Cold War (1947-1991)

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Who was responsible for the onset of the Cold War, the United States or the Soviet Union? Or were both powers responsible in part? 

While there were disparities between communism and capitalism, two opposing ideologies, before World War II, relations between the US and the USSR quickly deteriorated after the war. The United States was so opposed to communism that it established a containment policy to keep it from spreading. Furthermore, open animosity, a lack of understanding, and deliberate provocation exacerbated the divide between the two nations. While several factors contributed to the Cold War, the United States’ activities played a major role in deteriorating relations, which ultimately led to non-cooperation and violence. Security was a top priority for Stalin since the Soviet Union had been invaded three times in the twentieth century. After World War II, the USSR was in a similar situation to France after World War I: protection was needed to prevent such misery from occurring again. Unlike France, which wanted to cripple Germany, the USSR wanted to create buffer states to ensure stability. The United States couldn’t understand this obsession with security; during the war, America had never been directly threatened by invasion. Furthermore, communism was seen as a challenge to the liberties that capitalism served. To discourage future global expansion, the United States favored a containment strategy that aggressively sought to halt communism. One choice was to be tough on the Soviet Union. Truman himself was aggressive and took a tough stance. Truman’s tough stance against the USSR was understandable, given that he was thrust into a position for which he was unprepared, he was under pressure from anti-communist forces, and the US did not want to replicate Britain’s mistake of appeasing Hitler. In practice, both the US and the Soviet Union’s activities are certain to have contributed to the heightened tensions that led to the onset of the Cold War. The Soviet Union was just as eager to create an Eastern European buffer as the US was to retain a Western European buffer, and both saw each other’s behaviors as offensive rather than defensive.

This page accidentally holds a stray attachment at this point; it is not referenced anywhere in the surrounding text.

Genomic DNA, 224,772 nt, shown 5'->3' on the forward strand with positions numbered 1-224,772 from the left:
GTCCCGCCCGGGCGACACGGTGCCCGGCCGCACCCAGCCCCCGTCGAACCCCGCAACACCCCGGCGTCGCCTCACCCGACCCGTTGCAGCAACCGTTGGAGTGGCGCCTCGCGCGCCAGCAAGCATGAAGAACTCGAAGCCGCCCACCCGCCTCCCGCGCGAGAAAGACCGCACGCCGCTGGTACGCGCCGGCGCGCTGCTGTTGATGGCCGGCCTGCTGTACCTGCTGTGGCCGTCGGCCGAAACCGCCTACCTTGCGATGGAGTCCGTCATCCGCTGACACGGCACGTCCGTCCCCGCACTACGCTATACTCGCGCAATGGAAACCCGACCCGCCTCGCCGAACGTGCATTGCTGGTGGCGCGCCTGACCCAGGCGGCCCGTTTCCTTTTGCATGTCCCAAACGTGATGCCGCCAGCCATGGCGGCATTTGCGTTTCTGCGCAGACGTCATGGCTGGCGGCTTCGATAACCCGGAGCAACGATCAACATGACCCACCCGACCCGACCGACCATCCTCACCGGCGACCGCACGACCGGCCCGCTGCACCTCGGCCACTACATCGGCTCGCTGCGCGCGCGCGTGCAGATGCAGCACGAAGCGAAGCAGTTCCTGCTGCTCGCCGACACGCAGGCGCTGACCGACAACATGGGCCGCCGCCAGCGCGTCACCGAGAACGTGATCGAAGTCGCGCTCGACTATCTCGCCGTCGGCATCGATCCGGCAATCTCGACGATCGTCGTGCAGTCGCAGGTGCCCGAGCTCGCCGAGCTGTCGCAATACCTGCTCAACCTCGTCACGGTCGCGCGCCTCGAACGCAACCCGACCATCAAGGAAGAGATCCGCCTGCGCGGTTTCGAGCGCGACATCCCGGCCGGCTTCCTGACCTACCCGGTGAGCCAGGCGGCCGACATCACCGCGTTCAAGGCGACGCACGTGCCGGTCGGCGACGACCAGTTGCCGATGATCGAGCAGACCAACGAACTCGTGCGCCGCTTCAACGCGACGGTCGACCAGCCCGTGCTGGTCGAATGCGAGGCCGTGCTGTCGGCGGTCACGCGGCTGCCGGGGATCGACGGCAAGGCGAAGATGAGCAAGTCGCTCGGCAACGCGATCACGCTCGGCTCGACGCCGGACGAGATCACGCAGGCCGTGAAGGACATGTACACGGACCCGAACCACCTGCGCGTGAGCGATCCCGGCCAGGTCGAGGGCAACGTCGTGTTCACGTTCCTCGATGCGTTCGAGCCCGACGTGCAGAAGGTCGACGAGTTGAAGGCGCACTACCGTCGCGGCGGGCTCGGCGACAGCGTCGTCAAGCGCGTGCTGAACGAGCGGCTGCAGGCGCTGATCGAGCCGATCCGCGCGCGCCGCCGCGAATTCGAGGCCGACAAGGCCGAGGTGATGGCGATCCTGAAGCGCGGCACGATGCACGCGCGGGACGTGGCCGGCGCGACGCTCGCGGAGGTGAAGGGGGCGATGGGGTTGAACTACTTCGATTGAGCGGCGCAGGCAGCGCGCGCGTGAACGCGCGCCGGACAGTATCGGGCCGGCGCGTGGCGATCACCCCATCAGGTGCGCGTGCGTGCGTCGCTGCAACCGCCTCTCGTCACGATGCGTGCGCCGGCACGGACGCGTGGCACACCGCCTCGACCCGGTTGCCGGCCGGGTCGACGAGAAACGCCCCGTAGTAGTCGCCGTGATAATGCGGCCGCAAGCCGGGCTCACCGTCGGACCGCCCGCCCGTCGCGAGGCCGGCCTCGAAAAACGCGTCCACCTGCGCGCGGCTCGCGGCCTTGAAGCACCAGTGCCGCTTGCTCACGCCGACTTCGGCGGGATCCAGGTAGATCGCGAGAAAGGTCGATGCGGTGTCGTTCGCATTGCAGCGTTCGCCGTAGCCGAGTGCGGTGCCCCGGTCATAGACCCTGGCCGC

Or was such a conflict inevitable in the aftermath of World War II? 

 In the case of the Cold War, it is undeniable that post-World War II circumstances, coupled with the two countries diametrically opposed ideological positions, made confrontation very possible. The Soviet Union, led by Josef Stalin, had a strong desire to expand its reach into Eastern Europe, and the US had several reasons to regard Stalin’s actions as hostile and expansionist. Without going into speculative counterfactuals, there is clearly no way of knowing what could have happened in the aftermath of World War II if the US and Soviet Union had behaved differently. What is clear is that, by the late 1940s, both sides were eager to avoid confrontation while not handing over significant diplomatic wins to the other, especially in Europe. When the Soviet Union tried to challenge the US resolve by blockading Berlin, for example, the US and Great Britain replied with major airlifts, a way to keep the city supplied without provoking open confrontation by attempting to break the blockade on the ground. And as the Cold War became more intense and expanded, both sides preferred a low-key approach, even funding proxy armies in postcolonial conflicts around the world. When the Soviet Union tried to challenge the US resolve by blockading Berlin, for example, the US and Great Britain replied with major airlifts, a way to keep the city supplied without provoking open confrontation by attempting to break the blockade on the ground. Indeed, historians have recently argued that the Cold War is better viewed as a structure of international relations that maintained a measure of stability in the post-World War II world, implying that the outbreak of the Cold War was far from the worst-case scenario.

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